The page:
“This is not a strategically meaningful event,” said Eitan Ben-Eliahu, retired commander of the Israel Air Force. “It will not change the balance between the IDF and the terrorist organization. But it’s a huge boost to Hizbollah’s image and a clear gain in terms of psychological operations.”

However, it should be noted that UAV's have a very sinister and dangerous potential. One would be well advised to recall Saddam Hussein's UAV program that was unearthed by US forces in 2003. Hussein was  developing the ability to use drones capable of eventually being fitted with modifications for aerial dispersal of chemical and/or biological agents. The Iraq Survey Group did not find evidence of an existing system for dispersal, however it does not take much to retrofit a sprayer system so long as the system and the agent payload total falls within the payload capacity of the design. Further, the ISG dismisses military direction to the Iraqi design team to leave a 40cm x 70cm compartment 50cm deep as a parachute recovery storage space. The members of the team interviewed were never told what it was for. If it were for a parachute, wouldn't  the suggestion have come from the design team, not to the design team from the military? Wouldn't even the most peripheral members of the team know what it was for? Why such secrecy for a parachute compartment? While the ISG and others may shout "No evidence!", if all the ISG had to go on were the words of the design team members (who claim to not know what the compartment was for) as the final report states, then the ISG is just plain wrong and irresponsible for coming to such a sure-sounding conclusion. If Saddam Hussein, incapable of a successful nuclear program, was capable of such UAV design, it would be insane to assume that Iran hasn't already developed the ability as well. Iran, after all, is the source of the Hizballah  Mohajer-4 drones.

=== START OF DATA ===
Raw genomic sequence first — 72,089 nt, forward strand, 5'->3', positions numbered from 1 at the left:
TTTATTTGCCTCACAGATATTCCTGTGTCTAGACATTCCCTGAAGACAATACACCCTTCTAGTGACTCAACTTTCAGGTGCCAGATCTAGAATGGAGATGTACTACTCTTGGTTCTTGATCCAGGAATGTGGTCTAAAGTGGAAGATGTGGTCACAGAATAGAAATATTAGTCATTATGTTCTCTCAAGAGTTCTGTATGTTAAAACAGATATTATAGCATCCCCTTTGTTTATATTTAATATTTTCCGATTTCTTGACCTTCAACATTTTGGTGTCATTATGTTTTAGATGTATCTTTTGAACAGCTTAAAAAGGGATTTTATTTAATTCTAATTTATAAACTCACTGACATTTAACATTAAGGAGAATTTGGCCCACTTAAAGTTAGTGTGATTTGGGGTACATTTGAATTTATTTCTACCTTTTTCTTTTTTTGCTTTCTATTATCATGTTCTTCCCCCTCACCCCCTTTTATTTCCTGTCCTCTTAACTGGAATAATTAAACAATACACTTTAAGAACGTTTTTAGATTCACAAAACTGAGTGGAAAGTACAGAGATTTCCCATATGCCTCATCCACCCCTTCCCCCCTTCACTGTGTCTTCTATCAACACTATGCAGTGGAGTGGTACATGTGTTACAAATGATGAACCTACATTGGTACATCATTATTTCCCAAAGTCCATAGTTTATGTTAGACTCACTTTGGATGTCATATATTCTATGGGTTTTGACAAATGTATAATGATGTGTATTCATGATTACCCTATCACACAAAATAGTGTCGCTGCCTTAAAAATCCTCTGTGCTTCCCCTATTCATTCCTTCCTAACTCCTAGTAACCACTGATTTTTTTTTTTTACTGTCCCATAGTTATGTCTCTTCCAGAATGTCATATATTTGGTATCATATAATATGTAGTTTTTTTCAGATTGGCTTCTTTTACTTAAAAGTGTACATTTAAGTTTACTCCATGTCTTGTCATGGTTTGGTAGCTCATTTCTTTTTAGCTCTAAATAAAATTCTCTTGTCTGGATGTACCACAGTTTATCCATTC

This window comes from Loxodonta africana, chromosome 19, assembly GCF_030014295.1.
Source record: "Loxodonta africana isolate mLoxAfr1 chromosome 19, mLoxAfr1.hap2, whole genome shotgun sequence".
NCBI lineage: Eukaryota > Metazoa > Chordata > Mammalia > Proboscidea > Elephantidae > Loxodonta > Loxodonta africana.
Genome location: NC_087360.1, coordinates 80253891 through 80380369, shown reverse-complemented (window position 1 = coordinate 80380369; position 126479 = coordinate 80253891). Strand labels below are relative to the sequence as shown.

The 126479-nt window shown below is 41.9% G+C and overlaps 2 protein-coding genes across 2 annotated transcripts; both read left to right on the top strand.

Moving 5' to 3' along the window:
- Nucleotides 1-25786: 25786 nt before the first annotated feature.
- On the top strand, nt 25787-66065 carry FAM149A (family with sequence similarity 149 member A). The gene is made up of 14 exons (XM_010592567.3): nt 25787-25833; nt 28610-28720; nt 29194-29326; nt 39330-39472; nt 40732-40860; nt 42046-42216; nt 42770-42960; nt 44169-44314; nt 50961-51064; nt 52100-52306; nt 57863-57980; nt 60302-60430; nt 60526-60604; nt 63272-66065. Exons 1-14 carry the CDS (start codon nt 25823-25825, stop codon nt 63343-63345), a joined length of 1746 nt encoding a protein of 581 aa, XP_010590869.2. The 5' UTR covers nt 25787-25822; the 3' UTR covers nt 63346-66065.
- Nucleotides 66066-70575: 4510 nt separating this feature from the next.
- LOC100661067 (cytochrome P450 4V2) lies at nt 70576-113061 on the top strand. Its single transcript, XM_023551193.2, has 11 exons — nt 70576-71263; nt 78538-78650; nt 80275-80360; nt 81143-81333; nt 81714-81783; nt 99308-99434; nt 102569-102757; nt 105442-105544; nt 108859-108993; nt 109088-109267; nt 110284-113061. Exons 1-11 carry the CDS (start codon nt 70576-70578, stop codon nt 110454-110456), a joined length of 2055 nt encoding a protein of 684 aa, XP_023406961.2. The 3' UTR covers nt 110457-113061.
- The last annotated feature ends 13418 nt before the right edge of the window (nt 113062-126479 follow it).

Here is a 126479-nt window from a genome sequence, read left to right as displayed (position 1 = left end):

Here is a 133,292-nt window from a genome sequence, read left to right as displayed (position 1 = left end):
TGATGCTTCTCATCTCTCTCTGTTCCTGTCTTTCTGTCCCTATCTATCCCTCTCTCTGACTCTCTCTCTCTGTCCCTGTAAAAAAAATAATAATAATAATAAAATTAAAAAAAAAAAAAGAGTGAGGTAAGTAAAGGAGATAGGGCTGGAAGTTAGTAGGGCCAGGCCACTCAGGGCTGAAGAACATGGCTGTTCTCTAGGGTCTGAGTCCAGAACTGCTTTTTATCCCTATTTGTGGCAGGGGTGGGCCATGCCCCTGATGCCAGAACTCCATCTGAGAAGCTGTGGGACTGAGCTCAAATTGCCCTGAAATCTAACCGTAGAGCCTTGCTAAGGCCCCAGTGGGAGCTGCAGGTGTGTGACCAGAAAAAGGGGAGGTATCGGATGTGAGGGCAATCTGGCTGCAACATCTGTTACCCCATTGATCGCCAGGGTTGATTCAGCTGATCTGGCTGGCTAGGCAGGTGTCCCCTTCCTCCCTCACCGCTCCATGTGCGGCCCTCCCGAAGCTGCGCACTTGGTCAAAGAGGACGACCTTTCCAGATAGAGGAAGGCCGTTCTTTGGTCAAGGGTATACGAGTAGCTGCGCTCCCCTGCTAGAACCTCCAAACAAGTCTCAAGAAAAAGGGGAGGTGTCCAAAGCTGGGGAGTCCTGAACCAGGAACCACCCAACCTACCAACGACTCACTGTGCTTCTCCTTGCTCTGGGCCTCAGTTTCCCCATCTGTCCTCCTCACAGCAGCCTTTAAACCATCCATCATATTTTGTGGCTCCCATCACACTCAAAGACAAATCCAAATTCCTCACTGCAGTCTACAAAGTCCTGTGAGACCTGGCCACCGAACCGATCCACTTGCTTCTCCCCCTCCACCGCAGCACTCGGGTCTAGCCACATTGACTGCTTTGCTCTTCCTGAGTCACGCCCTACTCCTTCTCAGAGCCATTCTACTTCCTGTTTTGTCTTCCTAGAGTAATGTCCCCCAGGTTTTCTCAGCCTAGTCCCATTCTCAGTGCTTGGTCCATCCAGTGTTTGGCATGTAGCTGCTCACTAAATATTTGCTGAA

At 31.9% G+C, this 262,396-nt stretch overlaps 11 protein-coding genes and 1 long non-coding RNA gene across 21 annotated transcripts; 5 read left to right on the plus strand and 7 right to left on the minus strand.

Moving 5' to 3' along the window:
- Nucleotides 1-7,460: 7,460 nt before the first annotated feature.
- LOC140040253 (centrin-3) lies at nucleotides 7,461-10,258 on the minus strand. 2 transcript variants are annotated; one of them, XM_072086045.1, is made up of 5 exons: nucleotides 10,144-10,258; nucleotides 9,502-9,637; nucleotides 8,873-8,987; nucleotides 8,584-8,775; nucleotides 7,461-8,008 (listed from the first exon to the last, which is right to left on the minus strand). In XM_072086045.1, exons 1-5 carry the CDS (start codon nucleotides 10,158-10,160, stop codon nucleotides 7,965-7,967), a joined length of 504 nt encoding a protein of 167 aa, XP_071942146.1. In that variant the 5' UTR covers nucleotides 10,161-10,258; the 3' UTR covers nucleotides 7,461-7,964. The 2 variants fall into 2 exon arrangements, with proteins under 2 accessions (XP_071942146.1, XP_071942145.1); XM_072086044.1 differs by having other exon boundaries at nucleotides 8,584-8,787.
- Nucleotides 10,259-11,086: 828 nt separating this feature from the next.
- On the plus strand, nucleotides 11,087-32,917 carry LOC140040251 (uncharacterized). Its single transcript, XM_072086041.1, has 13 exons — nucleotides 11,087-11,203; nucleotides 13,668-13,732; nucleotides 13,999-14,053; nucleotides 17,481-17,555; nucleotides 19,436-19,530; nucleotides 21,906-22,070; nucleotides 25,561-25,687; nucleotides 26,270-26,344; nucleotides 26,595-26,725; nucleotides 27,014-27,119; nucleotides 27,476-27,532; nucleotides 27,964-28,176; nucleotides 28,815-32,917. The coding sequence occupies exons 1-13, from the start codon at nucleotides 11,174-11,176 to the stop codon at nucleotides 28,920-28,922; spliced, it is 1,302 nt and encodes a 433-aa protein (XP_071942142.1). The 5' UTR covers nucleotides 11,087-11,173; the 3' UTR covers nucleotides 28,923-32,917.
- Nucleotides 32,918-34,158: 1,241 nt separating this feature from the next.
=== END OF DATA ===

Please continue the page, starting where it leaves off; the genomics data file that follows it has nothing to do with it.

The prominent London-based Arab daily newspaper Ash-Sharq Al- Awsat quoted an unnamed senior officer with the Iranian Revolutionary Guards as saying Iran has sold 8 Mohajer-4s to Hizbollah.